Should Prisons Be a Business?

The End to Private Prisons?

Prisons have been around for as long as our republic, but prior to the 1980s, those prisons belonged in the exclusive domain of the government.  Prisons were funded, run, and overseen by the government with no role for private enterprise.  It wasn’t until the early 1980s that a company called the Corrections Corporation of America decided to bring the theory of capitalism to the business of incarceration.  Since their first contract operating a jail and juvenile detention center in Tennessee, private prisons have largely flourished, spawning companies valued in the hundreds of millions.  Concurrent with this growth has been a segment of the public vehemently opposed to this industry, coining the phrase Prison-Industrial Complex.  This debate between proponents and opponents of private prisons is coming to a head across America.

America’s Cities Pushing Back

Cities across America are moving to limit or sever their relationships with private prisons.  The Denver city council recently voted against renewing contracts with 2 large private prison companies to run half-way houses in Denver.  These companies, GEO Group and CoreCivic, together run 52 different facilities across Colorado ranging from in-home detention monitoring to incarceration to treatment programs.  The cities of Boulder and Aurora quickly moved in the same direction, respectively banning police officers from working with private prison groups during off hours, and imposing more reporting requirements on private immigration detention facilities. 

Why Not Privatize Prisons?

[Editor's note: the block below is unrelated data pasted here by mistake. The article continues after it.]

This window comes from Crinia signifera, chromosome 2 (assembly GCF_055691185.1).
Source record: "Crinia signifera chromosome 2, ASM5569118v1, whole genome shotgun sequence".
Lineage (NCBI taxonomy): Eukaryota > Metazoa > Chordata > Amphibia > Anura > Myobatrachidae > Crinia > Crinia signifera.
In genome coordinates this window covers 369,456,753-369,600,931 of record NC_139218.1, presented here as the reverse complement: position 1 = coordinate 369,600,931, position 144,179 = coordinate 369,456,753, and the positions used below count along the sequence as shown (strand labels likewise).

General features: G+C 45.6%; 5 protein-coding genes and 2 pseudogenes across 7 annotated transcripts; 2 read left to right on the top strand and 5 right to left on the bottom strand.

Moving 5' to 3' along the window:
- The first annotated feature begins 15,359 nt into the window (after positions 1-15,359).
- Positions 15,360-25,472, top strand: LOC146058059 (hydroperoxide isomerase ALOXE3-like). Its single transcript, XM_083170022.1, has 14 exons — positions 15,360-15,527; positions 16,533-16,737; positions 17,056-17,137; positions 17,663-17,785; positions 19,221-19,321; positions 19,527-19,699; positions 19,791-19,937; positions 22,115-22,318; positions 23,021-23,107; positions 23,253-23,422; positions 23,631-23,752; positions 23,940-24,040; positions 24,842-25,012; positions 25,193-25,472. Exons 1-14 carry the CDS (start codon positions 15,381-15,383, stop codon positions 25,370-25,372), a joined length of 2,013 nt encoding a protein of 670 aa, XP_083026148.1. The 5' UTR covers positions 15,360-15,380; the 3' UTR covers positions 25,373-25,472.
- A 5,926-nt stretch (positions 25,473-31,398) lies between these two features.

As one of the founders of Corrections Corporation of America told Inc. magazine, private prisons are no different than any other commodity.  “You sell it like you were selling cars, or real estate, or hamburgers.”  But the difference is that cars, or real estate, or hamburgers don’t profit from incarceration.  They don’t have a healthier bottom line as more Americans are jailed.  Turning prisons over to for-profit corporations incentivizes incarceration.  There is at least anecdotal evidence of this incentive playing out when, in 2009 a representative from CCA sat in on a legislative meeting in Arizona which ultimately produced Arizona’s no tolerance immigration bill.  This bill led to thousands of additional “clients” at CCA owned and operated Arizona immigration facilities (CCA denies having a role in the bill).

Decreasing Prison Populations

Largely due to criminal justice reform efforts across America, prison populations have been leveling or even decreasing in recent years.   Private prison companies have seen this coming, and have been diversifying their portfolios for years.  Private companies now are active in probation supervision, halfway houses, treatment programs, and virtually every other level of the criminal justice system.  While most people will agree that treatment is preferable to jail, it still begs the question whether for-profit corporations should be involved in our criminal justice system at any level.  If the current trend continues, expect to see less and less private ownership of America’s criminal justice system. 


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